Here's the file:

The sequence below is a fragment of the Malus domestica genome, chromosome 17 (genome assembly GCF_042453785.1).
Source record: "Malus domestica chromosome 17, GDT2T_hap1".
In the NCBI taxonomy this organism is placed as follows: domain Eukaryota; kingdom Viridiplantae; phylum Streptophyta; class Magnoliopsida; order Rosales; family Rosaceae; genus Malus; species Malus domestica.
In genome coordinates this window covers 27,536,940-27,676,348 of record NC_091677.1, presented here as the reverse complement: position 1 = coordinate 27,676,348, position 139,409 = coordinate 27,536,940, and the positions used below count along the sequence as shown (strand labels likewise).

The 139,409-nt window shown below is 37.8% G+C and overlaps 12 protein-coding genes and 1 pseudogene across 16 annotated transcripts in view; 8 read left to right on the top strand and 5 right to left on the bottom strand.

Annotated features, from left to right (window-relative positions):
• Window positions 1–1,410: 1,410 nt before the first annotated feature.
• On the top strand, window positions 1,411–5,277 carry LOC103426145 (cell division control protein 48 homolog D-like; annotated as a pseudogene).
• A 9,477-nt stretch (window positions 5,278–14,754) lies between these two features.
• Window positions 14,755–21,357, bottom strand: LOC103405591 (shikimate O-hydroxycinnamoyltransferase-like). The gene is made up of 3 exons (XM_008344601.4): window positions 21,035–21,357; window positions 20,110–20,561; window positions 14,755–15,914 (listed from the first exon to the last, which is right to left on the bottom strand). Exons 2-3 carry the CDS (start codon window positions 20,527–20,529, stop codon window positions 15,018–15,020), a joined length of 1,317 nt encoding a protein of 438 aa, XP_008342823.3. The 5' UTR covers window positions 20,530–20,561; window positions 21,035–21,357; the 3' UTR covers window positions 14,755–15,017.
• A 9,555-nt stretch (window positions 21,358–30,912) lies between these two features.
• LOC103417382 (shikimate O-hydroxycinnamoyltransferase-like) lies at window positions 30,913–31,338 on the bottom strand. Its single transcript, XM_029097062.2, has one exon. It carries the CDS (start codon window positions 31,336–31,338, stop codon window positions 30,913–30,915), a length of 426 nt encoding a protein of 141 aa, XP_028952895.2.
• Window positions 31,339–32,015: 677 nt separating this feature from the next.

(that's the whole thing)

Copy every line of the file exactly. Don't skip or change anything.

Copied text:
The sequence below is a fragment of the Malus domestica genome, chromosome 17 (genome assembly GCF_042453785.1).
Source record: "Malus domestica chromosome 17, GDT2T_hap1".
In the NCBI taxonomy this organism is placed as follows: domain Eukaryota; kingdom Viridiplantae; phylum Streptophyta; class Magnoliopsida; order Rosales; family Rosaceae; genus Malus; species Malus domestica.
In genome coordinates this window covers 27,536,940-27,676,348 of record NC_091677.1, presented here as the reverse complement: position 1 = coordinate 27,676,348, position 139,409 = coordinate 27,536,940, and the positions used below count along the sequence as shown (strand labels likewise).

The 139,409-nt window shown below is 37.8% G+C and overlaps 12 protein-coding genes and 1 pseudogene across 16 annotated transcripts in view; 8 read left to right on the top strand and 5 right to left on the bottom strand.

Annotated features, from left to right (window-relative positions):
• Window positions 1–1,410: 1,410 nt before the first annotated feature.
• On the top strand, window positions 1,411–5,277 carry LOC103426145 (cell division control protein 48 homolog D-like; annotated as a pseudogene).
• A 9,477-nt stretch (window positions 5,278–14,754) lies between these two features.
• Window positions 14,755–21,357, bottom strand: LOC103405591 (shikimate O-hydroxycinnamoyltransferase-like). The gene is made up of 3 exons (XM_008344601.4): window positions 21,035–21,357; window positions 20,110–20,561; window positions 14,755–15,914 (listed from the first exon to the last, which is right to left on the bottom strand). Exons 2-3 carry the CDS (start codon window positions 20,527–20,529, stop codon window positions 15,018–15,020), a joined length of 1,317 nt encoding a protein of 438 aa, XP_008342823.3. The 5' UTR covers window positions 20,530–20,561; window positions 21,035–21,357; the 3' UTR covers window positions 14,755–15,017.
• A 9,555-nt stretch (window positions 21,358–30,912) lies between these two features.
• LOC103417382 (shikimate O-hydroxycinnamoyltransferase-like) lies at window positions 30,913–31,338 on the bottom strand. Its single transcript, XM_029097062.2, has one exon. It carries the CDS (start codon window positions 31,336–31,338, stop codon window positions 30,913–30,915), a length of 426 nt encoding a protein of 141 aa, XP_028952895.2.
• Window positions 31,339–32,015: 677 nt separating this feature from the next.